When a Native Title claim is settled, the rights and interests are vested in and governed by bodies corporate. The proposal sets out that as normal, each claim area will be required to develop a body corporate and in addition there will be a central body to provide assistance in the opening years given the failure rate of bodies corporate. These will all be resourced said Mr Kelly. The role of the regional bodies corporate will be to oversee the joint management arrangements, heritage protocols, customary access and use, land base and those things pertaining to traditional ownership and assisting traditional owners. The central service organisation will be responsible for providing assistance (legal, HR, accounting etc) as well as developing cultural materials from the evidence gathered for native title be be delivered through the regional corporations. Mr Kelly said this will effectively be the Noongar cultural infrastructure, and the regional corporations in particular will be able to support cultural programs which will lead to a stronger and more secure Noongar culture as well as strong advocacy of Noongar interests in a variety of areas.

Mr Kelly said much of the community development programme is up to the priorities of the Noongar people. He said, it is not the intention that the role of Government will be taken over, rather, the community development program is to address those social and cultural needs that Noongar people have that are not supported by Government and are within the responsibility of Noongar people themselves. As has been ably demonstrated in other settlements, he said, that have set out with the same vision, when the people themselves are able to deal with the cultural and social concerns they have on their own terms, the nation builds strength, grows and takes power within the world at large. This is a very important outcome for Noongar people, who wish to be the masters of their own destiny in the world as it is today based on strong culture and connection to land. In essence then, the community development program is to address the human needs in terms of culture and society that Noongar people have, which will be the bedrock for future Noongar strength, according to Mr Kelly.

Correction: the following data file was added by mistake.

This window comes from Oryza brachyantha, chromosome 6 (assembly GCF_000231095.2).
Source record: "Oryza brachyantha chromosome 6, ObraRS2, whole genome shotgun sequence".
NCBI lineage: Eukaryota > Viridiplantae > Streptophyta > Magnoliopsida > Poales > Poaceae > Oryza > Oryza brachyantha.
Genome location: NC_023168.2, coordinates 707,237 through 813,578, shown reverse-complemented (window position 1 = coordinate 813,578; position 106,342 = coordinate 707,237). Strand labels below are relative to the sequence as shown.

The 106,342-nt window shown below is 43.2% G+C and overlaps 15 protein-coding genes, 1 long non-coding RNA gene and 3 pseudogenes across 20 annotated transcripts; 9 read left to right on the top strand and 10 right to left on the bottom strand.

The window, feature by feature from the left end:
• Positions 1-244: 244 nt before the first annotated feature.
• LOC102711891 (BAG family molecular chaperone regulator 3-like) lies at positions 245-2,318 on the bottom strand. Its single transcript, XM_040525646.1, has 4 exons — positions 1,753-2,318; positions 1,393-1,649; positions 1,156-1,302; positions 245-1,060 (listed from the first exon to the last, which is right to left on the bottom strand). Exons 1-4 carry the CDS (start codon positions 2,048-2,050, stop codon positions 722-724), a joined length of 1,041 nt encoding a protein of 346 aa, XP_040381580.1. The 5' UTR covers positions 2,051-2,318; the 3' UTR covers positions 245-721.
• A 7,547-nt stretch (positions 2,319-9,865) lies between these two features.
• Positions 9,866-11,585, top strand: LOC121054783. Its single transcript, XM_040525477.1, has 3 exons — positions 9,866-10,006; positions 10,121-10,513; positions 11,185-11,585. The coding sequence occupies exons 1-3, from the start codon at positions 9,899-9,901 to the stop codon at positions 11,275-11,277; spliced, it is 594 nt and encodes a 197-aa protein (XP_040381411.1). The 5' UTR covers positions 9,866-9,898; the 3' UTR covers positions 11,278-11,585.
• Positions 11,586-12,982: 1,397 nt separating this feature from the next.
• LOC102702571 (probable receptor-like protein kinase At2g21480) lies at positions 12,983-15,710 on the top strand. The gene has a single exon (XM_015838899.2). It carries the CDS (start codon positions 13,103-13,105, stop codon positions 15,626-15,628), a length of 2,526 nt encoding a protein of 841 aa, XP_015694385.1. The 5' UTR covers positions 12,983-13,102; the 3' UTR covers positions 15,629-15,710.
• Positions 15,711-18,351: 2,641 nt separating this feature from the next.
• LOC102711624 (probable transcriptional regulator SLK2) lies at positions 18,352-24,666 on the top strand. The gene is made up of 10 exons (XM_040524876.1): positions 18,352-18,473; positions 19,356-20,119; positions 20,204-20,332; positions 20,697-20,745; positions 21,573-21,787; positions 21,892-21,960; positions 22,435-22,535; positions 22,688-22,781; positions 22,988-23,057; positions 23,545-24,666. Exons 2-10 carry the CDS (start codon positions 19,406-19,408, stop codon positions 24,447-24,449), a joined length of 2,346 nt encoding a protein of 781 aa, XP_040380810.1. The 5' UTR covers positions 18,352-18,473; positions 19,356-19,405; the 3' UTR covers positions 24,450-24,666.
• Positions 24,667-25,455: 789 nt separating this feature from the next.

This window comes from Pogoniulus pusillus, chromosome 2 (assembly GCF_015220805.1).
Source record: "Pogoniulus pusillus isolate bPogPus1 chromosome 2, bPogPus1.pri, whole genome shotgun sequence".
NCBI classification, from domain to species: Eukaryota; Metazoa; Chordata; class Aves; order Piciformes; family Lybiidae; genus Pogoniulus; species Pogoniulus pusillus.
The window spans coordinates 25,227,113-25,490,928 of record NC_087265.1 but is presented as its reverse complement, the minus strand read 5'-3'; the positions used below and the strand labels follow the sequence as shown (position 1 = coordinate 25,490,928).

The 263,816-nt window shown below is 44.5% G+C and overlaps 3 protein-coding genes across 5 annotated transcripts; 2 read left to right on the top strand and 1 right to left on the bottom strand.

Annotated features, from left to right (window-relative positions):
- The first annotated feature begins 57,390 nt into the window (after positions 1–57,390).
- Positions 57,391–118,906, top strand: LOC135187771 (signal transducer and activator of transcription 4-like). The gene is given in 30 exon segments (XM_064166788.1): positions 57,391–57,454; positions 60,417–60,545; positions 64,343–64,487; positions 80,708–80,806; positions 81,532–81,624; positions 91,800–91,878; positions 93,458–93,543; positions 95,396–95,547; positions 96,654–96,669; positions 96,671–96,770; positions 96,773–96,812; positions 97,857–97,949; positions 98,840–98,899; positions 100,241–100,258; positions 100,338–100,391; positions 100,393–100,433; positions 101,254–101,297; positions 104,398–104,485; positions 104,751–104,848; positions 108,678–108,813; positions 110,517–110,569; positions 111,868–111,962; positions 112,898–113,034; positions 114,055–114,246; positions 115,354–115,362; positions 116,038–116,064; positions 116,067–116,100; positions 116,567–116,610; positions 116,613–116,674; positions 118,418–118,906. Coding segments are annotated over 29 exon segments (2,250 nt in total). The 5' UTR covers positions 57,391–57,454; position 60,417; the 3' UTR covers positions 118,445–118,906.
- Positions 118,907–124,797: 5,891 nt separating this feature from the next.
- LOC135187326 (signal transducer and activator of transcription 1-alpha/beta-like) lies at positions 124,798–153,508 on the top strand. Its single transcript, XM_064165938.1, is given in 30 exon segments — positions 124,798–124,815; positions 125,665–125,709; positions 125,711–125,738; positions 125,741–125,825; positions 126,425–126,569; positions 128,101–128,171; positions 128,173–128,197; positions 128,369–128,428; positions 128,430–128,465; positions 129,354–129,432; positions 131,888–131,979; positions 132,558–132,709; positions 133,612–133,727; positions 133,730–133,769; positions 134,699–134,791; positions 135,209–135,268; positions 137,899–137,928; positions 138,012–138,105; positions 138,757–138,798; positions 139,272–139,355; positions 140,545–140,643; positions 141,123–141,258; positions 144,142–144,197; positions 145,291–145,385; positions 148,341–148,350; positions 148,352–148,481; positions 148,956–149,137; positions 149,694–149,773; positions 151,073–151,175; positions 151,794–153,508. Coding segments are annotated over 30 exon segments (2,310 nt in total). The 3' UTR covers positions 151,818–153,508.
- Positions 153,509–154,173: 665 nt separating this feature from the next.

The monetary amount that has been put forward is not the price of the land of the south west, according to Mr Kelly. He said if only Native Title allowed for that!. Rather it is the consideration of the legal obligations the state may have from a successful native title claim in the South West as in compensation for loss of extinguishment (post 1975) as well as compensation for the removal and replacement of the future Acts regime plus additional monies. Mr Kelly said he has much more to say about this however does not wish to compromise SWALSC's negotiation position.

The main amount of money is to be managed as a fund normally is, that is invested appropriately to garner returns and provide an income for the corporations to do their business. This fund matures after 10 years, and in the time prior to this fund maturity, the State will provide additional monies to fund the operation of the corporations.

Mr Kelly said SWALSC has been told repeatedly by Noongar people to create an income for the Noongar nation that would allow Noongars to be as independent of Government as possible, to support culture and to support people. "We are currently analysing the offer to come to a conclusion whether the amount on offer can do this," said. He cannot stress enough that Native Title does not garner the price of the land. This is beyond the reach of Native Title and those that feel it should will be disappointed by Native Title. He said, even so, Native Title provides a vehicle to achieve certain things and strengthen a nation, which will assist us to take on those remaining areas of justice that are unresolved.